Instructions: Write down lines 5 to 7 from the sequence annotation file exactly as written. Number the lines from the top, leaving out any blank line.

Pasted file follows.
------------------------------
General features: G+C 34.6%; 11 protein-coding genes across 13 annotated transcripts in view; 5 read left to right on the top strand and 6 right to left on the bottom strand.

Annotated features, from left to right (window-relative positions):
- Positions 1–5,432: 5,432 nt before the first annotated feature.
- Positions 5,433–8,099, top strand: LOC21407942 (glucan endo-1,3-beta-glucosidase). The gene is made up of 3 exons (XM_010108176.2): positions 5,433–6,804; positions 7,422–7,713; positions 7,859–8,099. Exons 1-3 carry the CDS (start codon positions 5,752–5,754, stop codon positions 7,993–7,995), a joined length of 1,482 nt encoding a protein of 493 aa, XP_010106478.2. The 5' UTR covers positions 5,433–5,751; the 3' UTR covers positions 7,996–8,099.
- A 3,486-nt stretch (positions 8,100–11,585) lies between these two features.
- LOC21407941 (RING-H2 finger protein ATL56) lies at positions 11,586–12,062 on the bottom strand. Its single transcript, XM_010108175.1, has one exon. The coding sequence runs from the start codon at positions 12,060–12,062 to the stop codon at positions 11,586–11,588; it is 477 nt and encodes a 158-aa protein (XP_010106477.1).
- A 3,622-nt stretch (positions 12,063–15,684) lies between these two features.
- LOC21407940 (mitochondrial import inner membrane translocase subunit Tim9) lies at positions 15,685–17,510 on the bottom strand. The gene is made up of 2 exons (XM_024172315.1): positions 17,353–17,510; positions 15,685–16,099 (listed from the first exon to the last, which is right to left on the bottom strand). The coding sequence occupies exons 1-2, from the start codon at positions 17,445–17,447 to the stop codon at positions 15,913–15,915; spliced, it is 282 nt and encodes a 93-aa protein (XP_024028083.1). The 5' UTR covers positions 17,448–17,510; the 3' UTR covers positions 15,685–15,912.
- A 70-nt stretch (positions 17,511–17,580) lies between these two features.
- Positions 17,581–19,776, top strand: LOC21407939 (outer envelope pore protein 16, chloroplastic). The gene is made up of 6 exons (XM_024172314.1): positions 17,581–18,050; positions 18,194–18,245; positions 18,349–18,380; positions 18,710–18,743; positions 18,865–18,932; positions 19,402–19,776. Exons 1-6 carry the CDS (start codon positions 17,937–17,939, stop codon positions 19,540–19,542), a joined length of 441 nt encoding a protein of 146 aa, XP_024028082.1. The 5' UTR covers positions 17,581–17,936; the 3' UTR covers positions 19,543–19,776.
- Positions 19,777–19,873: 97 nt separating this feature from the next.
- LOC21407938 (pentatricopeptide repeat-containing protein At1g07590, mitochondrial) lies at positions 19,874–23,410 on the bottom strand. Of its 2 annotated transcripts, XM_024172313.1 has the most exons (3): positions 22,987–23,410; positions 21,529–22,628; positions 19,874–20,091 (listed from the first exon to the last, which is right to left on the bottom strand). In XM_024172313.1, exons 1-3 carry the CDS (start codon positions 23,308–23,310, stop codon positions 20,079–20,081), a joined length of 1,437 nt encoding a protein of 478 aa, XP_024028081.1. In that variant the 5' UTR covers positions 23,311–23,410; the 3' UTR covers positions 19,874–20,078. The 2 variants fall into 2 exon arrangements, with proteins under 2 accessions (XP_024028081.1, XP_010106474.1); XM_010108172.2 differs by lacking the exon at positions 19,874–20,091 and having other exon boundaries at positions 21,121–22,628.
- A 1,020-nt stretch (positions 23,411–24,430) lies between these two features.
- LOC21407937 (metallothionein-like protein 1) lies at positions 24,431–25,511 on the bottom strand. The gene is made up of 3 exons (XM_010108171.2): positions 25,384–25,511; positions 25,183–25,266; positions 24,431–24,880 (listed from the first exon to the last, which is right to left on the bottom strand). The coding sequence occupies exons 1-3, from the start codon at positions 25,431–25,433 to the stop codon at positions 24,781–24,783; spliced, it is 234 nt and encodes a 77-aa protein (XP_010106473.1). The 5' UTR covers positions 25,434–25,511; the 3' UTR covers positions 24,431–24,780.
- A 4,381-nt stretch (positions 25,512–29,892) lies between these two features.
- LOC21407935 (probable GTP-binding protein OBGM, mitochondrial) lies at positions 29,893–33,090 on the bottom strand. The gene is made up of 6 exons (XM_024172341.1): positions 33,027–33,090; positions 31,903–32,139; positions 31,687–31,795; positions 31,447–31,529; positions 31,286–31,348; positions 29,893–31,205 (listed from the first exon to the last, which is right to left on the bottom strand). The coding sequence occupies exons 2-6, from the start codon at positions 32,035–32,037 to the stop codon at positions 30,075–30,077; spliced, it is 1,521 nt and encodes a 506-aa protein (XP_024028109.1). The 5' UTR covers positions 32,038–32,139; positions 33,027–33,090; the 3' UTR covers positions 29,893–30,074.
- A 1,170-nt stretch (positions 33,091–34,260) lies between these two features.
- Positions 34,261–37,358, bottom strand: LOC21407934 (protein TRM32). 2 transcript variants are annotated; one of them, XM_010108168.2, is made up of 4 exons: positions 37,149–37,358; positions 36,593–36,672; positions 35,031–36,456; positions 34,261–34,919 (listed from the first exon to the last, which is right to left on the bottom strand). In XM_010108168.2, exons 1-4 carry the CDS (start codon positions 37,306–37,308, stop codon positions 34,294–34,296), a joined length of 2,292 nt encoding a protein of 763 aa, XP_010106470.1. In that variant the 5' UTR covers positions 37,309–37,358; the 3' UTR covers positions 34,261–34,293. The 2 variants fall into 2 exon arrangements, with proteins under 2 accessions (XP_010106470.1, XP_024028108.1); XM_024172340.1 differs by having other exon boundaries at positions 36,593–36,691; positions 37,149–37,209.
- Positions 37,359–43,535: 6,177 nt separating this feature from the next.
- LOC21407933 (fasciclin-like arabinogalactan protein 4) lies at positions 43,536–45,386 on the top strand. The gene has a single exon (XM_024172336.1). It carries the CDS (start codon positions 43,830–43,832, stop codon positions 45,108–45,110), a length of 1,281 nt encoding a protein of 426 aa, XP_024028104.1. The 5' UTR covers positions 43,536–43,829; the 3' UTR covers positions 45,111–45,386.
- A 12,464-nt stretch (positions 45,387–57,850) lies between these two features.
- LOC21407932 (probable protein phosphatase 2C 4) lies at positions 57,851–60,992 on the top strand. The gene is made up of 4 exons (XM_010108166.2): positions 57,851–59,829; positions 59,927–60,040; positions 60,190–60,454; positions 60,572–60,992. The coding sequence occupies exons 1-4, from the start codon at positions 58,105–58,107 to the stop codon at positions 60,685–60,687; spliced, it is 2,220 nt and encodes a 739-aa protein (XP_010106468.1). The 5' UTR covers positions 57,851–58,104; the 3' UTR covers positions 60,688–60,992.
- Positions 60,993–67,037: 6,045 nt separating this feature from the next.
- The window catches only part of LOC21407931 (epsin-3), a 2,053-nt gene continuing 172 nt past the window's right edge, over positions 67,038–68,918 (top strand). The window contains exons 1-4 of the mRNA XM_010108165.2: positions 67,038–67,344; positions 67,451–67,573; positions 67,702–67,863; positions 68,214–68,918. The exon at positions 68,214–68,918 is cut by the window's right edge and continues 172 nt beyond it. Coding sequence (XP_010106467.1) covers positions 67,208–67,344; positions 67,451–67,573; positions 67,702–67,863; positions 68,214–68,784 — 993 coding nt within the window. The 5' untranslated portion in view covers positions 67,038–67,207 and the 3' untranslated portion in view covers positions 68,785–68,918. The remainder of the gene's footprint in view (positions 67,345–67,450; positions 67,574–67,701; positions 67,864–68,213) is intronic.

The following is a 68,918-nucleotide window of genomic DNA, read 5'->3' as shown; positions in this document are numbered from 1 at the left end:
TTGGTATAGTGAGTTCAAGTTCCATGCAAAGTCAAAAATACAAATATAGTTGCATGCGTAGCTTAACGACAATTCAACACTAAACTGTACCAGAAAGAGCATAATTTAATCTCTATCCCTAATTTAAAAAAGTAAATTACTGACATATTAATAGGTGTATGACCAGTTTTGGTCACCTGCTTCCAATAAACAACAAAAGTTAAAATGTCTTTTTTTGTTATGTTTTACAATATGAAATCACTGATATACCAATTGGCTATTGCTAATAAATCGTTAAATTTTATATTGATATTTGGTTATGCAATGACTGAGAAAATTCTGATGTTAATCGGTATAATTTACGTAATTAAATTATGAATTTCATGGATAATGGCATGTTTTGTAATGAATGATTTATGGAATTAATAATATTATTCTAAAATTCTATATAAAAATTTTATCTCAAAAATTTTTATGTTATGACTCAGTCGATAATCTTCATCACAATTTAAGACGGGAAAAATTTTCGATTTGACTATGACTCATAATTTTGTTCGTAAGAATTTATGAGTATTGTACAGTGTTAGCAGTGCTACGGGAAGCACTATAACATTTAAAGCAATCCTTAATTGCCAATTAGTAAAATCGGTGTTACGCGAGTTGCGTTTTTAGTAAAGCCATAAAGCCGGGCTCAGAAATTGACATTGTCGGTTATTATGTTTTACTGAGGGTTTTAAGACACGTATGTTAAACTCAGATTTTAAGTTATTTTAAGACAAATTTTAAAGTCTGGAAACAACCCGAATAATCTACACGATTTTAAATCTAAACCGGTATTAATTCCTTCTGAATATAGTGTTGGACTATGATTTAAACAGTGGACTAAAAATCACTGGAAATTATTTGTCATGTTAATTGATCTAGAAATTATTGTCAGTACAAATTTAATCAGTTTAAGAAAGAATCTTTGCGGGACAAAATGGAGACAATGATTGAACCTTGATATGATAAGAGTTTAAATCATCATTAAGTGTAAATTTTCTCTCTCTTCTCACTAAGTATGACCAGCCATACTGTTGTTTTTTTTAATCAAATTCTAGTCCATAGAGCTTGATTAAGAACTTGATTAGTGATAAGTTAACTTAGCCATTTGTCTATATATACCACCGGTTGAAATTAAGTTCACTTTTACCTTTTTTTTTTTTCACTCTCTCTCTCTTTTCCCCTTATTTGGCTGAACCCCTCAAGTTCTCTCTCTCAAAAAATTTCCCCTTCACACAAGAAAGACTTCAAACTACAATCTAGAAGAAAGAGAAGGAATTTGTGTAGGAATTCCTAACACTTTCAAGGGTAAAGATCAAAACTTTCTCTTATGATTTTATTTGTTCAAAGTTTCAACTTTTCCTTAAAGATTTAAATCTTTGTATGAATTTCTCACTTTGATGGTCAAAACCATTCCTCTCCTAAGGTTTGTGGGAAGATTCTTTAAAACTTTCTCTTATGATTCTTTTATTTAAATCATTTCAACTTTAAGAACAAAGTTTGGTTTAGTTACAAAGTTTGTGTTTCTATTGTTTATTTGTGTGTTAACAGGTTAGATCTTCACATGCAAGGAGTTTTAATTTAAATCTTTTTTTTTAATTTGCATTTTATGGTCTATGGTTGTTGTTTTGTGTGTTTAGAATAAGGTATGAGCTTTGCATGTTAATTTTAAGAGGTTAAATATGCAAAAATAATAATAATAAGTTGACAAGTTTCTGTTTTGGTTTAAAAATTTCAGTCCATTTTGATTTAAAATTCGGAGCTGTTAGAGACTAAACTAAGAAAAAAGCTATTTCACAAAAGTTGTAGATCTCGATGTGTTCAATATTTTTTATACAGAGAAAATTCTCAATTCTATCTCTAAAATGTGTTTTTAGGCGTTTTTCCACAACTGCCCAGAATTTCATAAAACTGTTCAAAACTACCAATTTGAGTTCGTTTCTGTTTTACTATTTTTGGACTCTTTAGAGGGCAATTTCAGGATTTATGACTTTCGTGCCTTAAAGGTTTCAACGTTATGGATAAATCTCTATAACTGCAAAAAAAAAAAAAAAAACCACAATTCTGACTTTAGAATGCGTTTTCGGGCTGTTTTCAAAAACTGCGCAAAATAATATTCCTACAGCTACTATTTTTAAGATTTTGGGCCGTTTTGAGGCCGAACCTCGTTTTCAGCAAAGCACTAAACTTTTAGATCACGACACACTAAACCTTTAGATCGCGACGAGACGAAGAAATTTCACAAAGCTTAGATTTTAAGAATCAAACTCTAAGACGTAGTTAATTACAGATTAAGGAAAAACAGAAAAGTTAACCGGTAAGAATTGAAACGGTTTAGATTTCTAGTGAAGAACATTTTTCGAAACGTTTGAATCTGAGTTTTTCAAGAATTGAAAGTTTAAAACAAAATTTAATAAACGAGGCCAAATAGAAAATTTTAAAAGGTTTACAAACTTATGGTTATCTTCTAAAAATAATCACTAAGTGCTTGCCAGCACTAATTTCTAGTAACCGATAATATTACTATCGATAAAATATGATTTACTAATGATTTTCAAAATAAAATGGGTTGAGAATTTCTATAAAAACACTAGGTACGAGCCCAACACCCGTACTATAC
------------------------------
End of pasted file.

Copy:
- A 3,486-nt stretch (positions 8,100–11,585) lies between these two features.
- LOC21407941 (RING-H2 finger protein ATL56) lies at positions 11,586–12,062 on the bottom strand. Its single transcript, XM_010108175.1, has one exon. The coding sequence runs from the start codon at positions 12,060–12,062 to the stop codon at positions 11,586–11,588; it is 477 nt and encodes a 158-aa protein (XP_010106477.1).
- A 3,622-nt stretch (positions 12,063–15,684) lies between these two features.